6. MACD Histogram Divergences:

This is my second favorite indicator for finding potential tops. When the peaks in the MACD Histogram indicator slope downwards while prices rise higher, the market is screaming that there is trouble ahead. The longer the time-frame of the chart, the bigger the trend change one can expect. For instance, if there is divergence on the hourly or daily chart, a minor move may be coming. If the divergence is on the weekly or monthly charts, then it is possible that a major trend change could develop, perhaps even the end of an economic cycle.

An investor who utilized MACD Histogram wisely would have caught both the 2007 market top and the early 2009 bottom.

How are we doing today? There is a very significant bearish MACD divergence in the weekly chart of the S&P 500. The monthly chart looks OK. Half a Red Flag. (Crash Index stands at 3.5 out of 6 thus far).


See Part 2 of this series on the Crash Index here.

Please note:

This Crash Index merely is an informational and educational guide that may serve you well if you take it for what it is: a warning that several important indicators are stating that risk of being long in the stock market is increased at this snapshot in time. Although I did formerly work on Wall Street, I am not now, nor have I ever been, a financial advisor. A good trader collects information and uses it to inform his own decisions.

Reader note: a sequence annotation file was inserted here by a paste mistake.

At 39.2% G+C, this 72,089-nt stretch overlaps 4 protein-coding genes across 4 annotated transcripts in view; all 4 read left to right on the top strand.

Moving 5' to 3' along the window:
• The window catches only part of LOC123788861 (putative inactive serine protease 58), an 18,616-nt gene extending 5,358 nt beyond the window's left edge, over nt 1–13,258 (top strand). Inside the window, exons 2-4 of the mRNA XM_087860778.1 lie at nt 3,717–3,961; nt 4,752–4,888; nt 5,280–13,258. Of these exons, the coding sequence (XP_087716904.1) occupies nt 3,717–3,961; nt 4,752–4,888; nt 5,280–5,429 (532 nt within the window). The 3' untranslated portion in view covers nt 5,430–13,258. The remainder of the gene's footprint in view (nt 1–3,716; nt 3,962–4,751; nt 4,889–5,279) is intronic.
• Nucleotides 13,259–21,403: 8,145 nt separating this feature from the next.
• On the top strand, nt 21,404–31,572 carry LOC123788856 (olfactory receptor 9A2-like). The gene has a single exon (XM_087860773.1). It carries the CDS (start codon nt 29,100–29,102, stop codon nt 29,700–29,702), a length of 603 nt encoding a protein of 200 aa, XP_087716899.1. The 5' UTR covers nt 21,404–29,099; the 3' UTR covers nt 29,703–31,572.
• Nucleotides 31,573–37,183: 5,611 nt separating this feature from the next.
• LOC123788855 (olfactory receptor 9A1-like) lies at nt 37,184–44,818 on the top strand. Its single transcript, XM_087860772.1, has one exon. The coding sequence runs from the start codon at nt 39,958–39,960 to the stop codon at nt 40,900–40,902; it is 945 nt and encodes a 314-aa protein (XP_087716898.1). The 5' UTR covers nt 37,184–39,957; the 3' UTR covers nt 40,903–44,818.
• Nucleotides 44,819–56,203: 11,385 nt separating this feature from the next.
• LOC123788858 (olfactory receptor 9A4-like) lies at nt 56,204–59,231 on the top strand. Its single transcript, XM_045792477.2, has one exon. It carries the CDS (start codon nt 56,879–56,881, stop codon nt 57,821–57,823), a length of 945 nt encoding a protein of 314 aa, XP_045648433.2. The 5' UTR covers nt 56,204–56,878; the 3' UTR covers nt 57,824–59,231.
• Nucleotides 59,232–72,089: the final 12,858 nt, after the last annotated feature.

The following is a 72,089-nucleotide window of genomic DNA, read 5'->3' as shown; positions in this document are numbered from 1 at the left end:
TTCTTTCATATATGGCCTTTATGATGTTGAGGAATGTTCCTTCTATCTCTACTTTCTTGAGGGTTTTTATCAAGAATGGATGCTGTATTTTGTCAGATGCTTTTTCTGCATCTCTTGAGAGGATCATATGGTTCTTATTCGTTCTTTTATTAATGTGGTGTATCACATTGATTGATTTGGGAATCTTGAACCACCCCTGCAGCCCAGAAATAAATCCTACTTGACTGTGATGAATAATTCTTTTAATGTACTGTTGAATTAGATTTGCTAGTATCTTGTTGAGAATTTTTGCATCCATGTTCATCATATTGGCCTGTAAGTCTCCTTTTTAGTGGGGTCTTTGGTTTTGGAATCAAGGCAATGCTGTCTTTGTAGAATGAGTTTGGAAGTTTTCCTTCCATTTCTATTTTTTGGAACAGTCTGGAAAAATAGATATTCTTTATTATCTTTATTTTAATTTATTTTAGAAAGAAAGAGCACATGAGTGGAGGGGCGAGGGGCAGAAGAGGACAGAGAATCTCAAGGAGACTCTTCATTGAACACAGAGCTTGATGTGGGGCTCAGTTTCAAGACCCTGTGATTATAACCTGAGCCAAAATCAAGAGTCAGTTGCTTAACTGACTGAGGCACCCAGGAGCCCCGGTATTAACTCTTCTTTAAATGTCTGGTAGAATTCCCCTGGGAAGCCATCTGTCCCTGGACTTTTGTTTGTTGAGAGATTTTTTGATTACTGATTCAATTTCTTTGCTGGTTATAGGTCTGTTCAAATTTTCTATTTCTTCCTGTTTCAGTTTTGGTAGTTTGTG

{As a gentle reminder, Dystopia USA is a new website, and as such links and social media shares are as vital to our survival as blood is to a vampire! Also, please consider subscribing if you feel the articles are bringing you some value. Thanks as always for reading.}